Michael Batnick shared a great stat on the Russell 2000 small cap index in a recent post on his blog, The Irrelevant Investor:
This is small caps’ 36th peak-to-trough decline of at least 10% since 2000, with an average decline of 17.1%. Of the first thirty-five corrections, every one of them were accompanied by large-caps also falling, until now (an average decline of 12.8%).
So there have been 36 separate double digit losses in small cap stocks since the year 2000. That means in that time there has been an average of two and a half corrections of at least 10% every year. I decided to check out the performance over that period to see if it was worth the pain of living through all of those losses.
From the beginning of 2000 through the end of April of this year, the Russell 2000 is up roughly 170% in total or 7.1% per year. That’s less than the historical averages but remember we’ve lived through two periods during this stretch that cut the entire stock market in half. The S&P 500 is only up 67% in total over the same time frame or around 3.6% a year.
The magnitude of the average decline in small caps was about 33% deeper than the average losses sustained in large caps, but the performance was more than double by accepting larger periodic losses.
While small cap stocks don’t always outperform (see The Small Cap Value Cycle), this example is a nice illustration of the risk-reward relationship we would expect to see in financial markets over the long-run.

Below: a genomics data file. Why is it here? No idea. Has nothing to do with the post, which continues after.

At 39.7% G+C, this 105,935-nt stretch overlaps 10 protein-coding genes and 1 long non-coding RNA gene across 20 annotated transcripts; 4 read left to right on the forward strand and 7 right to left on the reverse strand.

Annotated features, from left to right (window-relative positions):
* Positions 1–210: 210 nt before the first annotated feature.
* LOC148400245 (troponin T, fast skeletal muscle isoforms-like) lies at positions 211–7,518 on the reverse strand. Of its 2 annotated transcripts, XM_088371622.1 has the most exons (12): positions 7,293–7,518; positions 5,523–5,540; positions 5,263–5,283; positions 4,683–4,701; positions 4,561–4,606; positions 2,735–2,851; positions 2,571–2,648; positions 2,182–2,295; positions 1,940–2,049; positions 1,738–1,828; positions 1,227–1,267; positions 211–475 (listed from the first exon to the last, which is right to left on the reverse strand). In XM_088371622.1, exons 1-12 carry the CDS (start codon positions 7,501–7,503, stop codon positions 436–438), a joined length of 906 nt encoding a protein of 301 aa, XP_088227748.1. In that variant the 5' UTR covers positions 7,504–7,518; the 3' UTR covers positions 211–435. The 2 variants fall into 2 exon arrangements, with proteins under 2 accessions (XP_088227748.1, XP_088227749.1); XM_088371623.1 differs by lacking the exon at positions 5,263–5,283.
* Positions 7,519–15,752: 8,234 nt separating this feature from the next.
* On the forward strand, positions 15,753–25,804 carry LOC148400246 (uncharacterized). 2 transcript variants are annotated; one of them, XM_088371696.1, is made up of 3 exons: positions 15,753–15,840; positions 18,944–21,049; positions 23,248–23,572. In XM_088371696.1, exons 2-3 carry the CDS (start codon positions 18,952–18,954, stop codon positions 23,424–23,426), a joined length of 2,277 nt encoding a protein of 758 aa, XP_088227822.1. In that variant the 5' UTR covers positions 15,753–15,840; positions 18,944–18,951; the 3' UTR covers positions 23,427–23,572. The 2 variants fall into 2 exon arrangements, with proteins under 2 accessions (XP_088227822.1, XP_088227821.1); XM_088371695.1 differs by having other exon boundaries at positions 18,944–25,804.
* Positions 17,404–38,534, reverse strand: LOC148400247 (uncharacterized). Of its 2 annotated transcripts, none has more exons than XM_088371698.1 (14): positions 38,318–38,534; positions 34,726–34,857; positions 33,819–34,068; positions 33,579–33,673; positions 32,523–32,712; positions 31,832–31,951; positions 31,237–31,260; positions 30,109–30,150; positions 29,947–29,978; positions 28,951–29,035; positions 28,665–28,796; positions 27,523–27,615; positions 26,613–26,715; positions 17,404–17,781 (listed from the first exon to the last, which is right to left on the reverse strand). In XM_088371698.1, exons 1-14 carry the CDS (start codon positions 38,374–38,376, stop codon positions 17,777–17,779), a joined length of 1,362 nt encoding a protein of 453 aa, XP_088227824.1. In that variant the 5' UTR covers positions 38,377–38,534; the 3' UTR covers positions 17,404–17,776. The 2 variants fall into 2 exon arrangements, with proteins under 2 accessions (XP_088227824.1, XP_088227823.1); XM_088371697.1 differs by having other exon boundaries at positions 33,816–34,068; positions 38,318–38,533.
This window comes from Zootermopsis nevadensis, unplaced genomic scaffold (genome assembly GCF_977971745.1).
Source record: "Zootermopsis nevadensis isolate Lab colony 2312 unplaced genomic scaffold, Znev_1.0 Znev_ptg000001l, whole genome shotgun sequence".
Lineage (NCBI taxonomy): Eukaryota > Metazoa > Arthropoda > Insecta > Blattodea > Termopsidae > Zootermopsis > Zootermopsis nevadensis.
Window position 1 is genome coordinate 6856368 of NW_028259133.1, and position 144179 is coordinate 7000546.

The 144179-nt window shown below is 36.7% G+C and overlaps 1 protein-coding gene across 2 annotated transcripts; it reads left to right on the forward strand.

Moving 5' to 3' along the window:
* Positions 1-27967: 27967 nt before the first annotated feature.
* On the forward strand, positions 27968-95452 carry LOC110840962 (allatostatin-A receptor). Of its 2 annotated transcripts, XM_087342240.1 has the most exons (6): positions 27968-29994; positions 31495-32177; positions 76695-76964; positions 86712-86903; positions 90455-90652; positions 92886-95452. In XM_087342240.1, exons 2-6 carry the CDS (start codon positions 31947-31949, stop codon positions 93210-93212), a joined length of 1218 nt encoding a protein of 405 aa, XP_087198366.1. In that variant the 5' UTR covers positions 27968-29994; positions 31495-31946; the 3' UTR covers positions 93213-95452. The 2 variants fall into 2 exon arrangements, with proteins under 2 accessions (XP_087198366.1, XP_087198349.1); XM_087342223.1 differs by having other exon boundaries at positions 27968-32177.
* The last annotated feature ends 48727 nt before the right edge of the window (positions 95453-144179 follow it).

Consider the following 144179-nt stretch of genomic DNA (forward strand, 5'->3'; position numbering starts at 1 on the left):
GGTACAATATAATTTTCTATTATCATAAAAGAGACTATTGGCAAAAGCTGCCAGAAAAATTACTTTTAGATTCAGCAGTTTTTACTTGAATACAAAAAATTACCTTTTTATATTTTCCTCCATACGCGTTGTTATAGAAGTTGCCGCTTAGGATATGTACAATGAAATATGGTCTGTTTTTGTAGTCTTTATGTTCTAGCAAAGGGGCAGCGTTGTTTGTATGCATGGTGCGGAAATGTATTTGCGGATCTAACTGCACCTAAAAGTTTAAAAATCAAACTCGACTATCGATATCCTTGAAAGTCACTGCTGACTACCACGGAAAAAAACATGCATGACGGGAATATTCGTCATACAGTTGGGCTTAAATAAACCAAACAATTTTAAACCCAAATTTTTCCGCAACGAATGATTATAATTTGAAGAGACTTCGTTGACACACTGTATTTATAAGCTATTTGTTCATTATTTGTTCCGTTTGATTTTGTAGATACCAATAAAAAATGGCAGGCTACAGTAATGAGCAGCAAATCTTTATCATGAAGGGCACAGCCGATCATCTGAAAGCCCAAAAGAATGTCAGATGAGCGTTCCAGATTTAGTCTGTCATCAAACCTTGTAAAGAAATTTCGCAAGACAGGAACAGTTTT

Larger gains usually come from the possibility of larger losses. It doesn’t always work out this way, but in theory higher risks should lead to higher expected returns.
Small cap stocks could be set-up to underperform going forward after this massive outperformance. Mean reversion is a powerful force in the markets and nothing outperforms forever.
There are many market commentators that speak of solid past performance in stocks as if it’s the plague because it’s exciting to talk about the possibility of a crash. While I admit that a crash is always a possibility, even though it’s historically a low probability event, I’d rather take the time appreciate the fact that small caps have helped a lot of investors who embraced a diversified approach during an extremely difficult investing environment.
Read the rest of Michael’s post here:
The Small Cap Divergence (Irrelevant Investor)
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